Suns Solaris Takes Security Mainstream

The upcoming release of Solaris 10 is the latest sign that crucial security features are making their way to mass-market platforms.

A little less than a year ago, I remarked in this space that seat belts werent always standard equipment in cars but that we expect them today as a basic safety feature. Its nice to be able to note that the same sort of transition is finally gaining momentum in mainstream IT, with crucial platform security and reliability features expanding beyond formerly specialized domains to merge into mass-market platforms.

Case in point is the promised release of Suns Solaris 10 operating system before the end of this year. I spoke last week with Sun VP and CTO for Software John Fowler, who appeared at the Sun Software Summit event that Jason Brooks and I attended.

/zimages/5/28571.gifFor eWEEK Senior Analyst Jason Brooks take on the Sun Software Summit, click here.

When Fowler said role-based privileges were central to the security vision at Sun, I asked if that meant future versions of Suns platform would eliminate the notorious single point of failure on Unix systems sometimes called "the God user"—that is, the "root" account, with its total control of and access to all the systems resources.

Fowler immediately confirmed that Solaris 10 does not, by default, define a root user. "We no longer believe in God," Fowler said, in response to my use of that word, then hastily corrected himself as a ripple of laughter greeted that reply. Theological issues aside, he clarified his message as, "We no longer believe in root."

Fowler and other Sun officials with whom I met last week made it clear this is just one symptom of the convergence of the mainstream Solaris product and the Trusted Solaris product thats been sold for more than a decade to security-conscious users.

Trusted systems are defined by their selective granting of granular privileges for use of specific resources. Ive always found the "trusted" label a little odd for systems that seem better labeled "mistrustful"; the origin, I suspect, is in the difference between a truly compartmentalized system and one that must operate in the mode called "system high," with all personnel cleared for access to the highest level of information that is processed, stored or transmitted by that system. When the system is trusted to enforce compartmentalization, all users need not be held to such a high standard.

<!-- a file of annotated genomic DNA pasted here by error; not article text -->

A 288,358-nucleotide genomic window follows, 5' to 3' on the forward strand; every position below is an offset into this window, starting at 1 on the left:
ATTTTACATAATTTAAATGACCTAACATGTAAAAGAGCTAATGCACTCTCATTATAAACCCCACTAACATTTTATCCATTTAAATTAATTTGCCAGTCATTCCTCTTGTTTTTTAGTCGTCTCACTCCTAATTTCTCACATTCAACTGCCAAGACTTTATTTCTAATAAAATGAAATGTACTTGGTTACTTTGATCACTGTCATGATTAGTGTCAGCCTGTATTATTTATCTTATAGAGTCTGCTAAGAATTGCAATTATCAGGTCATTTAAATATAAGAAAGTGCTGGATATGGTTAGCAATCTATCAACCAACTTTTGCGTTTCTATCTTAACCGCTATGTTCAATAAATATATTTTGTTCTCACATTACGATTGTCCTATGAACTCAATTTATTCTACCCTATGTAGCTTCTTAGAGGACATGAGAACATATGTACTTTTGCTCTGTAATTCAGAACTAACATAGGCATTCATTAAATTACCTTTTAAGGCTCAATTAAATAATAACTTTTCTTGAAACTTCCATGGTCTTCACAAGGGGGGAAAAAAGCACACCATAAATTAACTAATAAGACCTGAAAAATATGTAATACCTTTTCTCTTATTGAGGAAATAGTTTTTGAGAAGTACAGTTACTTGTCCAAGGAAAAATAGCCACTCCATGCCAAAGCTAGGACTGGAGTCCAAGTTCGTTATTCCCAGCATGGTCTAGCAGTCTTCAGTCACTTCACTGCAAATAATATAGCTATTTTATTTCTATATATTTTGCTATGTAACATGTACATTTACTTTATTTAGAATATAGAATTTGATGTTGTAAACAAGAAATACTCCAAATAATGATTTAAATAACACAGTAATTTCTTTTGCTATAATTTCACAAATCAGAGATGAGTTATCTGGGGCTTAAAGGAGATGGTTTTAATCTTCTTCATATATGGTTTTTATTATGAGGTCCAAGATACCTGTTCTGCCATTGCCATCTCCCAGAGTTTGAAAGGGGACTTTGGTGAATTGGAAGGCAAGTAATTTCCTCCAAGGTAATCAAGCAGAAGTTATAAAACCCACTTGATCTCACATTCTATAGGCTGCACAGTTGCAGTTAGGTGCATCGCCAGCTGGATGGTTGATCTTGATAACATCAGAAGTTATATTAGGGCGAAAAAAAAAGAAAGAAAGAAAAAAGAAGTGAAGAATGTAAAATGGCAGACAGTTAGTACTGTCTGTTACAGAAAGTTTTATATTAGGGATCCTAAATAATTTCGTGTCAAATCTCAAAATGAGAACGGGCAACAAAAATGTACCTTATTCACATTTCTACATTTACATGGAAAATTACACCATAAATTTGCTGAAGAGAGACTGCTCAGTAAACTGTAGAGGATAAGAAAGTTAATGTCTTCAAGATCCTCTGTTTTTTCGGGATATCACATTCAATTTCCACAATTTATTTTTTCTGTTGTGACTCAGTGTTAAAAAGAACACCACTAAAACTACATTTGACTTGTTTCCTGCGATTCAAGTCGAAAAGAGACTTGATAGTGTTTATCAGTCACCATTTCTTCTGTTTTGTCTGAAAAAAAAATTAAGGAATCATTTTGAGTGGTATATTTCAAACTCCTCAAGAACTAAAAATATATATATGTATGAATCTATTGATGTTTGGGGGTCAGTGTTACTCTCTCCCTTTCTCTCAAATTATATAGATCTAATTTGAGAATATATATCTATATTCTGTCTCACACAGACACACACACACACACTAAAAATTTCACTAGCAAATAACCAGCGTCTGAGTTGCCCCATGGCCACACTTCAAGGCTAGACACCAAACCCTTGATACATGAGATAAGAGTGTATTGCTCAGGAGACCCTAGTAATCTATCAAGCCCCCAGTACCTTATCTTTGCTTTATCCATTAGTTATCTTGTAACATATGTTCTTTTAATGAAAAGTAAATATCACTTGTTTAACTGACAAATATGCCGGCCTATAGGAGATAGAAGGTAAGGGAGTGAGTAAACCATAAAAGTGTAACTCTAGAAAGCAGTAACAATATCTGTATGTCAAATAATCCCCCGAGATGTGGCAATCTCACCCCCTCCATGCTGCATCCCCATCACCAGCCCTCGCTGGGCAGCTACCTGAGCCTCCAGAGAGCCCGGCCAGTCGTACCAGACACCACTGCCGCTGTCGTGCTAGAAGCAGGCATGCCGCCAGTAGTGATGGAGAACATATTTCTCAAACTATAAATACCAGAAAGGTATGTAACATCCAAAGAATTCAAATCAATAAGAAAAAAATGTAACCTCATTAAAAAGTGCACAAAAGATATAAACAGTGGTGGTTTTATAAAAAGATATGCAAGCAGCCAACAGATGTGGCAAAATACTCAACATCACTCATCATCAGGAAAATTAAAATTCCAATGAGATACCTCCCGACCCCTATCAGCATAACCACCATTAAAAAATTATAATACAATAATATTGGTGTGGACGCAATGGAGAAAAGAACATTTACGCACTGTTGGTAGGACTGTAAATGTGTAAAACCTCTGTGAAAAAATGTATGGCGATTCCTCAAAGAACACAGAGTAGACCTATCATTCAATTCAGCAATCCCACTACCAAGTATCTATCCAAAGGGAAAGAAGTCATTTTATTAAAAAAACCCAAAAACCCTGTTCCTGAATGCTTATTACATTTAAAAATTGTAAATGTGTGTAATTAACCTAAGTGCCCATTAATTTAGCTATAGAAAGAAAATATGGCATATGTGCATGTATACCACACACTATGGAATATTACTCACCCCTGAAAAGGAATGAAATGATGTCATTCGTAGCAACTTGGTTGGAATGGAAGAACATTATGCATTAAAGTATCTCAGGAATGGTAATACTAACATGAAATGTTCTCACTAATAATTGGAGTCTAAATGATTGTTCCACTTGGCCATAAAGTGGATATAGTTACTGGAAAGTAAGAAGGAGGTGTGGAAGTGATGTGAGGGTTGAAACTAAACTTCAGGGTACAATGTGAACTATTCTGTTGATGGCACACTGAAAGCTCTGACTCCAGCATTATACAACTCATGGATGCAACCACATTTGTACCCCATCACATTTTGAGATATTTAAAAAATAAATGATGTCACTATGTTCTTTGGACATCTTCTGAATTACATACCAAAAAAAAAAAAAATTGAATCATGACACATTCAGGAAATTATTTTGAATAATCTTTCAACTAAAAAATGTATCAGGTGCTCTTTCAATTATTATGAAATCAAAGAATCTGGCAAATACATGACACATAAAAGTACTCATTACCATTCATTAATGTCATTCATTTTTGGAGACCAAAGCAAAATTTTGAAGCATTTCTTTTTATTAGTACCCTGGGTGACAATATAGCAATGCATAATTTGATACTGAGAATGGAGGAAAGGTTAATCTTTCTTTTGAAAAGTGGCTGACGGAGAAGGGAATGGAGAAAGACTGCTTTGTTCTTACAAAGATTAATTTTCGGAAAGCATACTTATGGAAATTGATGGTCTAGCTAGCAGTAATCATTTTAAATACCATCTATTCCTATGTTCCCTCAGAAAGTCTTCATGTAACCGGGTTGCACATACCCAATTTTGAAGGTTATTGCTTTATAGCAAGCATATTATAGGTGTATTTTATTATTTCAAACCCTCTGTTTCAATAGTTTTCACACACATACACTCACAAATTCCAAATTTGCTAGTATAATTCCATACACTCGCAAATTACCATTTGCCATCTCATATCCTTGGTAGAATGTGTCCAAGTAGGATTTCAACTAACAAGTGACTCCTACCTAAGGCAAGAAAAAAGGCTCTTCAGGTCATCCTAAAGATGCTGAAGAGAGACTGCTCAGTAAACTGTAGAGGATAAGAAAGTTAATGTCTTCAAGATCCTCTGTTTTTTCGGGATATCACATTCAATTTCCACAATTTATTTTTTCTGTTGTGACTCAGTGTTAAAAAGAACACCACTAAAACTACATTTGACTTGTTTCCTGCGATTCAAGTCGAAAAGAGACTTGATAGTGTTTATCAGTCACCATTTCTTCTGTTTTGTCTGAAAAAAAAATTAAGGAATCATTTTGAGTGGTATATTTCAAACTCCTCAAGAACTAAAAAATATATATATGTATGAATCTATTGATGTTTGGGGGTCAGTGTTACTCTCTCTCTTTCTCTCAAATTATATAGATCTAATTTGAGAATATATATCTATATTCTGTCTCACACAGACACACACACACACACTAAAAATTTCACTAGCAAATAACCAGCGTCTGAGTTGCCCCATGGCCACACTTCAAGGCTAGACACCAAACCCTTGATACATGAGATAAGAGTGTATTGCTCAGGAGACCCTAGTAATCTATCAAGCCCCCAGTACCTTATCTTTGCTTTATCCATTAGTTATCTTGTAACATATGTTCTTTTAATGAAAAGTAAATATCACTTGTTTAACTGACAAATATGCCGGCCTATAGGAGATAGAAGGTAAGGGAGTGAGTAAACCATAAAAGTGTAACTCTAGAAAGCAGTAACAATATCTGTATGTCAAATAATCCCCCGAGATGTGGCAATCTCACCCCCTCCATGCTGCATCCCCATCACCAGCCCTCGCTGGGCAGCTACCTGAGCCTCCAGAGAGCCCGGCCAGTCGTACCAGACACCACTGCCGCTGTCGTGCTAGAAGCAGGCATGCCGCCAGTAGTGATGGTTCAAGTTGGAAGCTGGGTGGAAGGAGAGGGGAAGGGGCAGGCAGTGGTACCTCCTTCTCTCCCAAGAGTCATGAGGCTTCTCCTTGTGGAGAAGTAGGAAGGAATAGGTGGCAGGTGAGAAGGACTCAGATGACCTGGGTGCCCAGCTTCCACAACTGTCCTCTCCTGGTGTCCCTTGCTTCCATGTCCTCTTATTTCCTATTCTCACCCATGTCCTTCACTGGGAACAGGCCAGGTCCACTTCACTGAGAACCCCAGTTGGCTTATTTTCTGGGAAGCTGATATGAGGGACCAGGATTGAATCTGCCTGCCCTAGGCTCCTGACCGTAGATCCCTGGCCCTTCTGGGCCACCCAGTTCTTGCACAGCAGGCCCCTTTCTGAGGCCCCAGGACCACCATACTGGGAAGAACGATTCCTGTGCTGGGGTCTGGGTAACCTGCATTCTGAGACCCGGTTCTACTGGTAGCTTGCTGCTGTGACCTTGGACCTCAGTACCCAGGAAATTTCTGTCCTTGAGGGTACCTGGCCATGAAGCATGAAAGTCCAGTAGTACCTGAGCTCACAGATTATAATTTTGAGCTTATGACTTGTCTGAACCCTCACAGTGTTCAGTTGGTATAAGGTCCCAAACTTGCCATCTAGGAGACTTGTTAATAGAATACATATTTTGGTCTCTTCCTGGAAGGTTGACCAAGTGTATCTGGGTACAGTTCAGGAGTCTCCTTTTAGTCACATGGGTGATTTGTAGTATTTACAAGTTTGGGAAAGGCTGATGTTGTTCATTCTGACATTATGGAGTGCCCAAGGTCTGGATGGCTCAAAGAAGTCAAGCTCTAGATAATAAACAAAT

The trusted-systems approach has a good reputation here at eWEEK, where the third of our international OpenHack security challenges—played out a little more than three years ago—employed kernel-level file and network access controls to become the first such exercise in which no attacker succeeded in cracking the system.

Significantly, several OpenHack III attackers did exploit application-level vulnerabilities to gain administrative access, but the trusted-system platform used for that exercise did not grant divine rights. Attackers were therefore unable to use their admin powers to gain access to the "crown jewel" information assets that we defined as the prizewinning targets.

Fowler observed in his remarks last week that selective privileges of this kind are quickly becoming not merely good practice but also mandatory elements of enterprise IT system design: "Look at Sarbanes-Oxley and HIPAA," he said. "You cannot have systems administrators gain access to data. Thats a little bit foreign to people."

Many PC users know just what Fowler means. I routinely try to install applications on Windows 2000 machines using only the privileges available to a Power User rather than an Administrator, and many of these attempts fail despite platform features designed to make this possible. Many enterprise applications on several platforms invoke elevated privileges to write to system directories or registry keys, which opens doors to attackers if that access can be successfully misused.

But, as I said, things are getting better. Apples Macintosh OS X, like the forthcoming Solaris 10, has no root user in its default configuration. Microsofts .Net Framework offers mechanisms for application developers to be much more explicit and precise about the privileges their applications should, and should not, enjoy.

Developers are learning to allow whats necessary rather than trying to enumerate whats forbidden. And IT buyers are learning to look for seat belts as standard equipment.

Technology Editor Peter Coffee can be reached at

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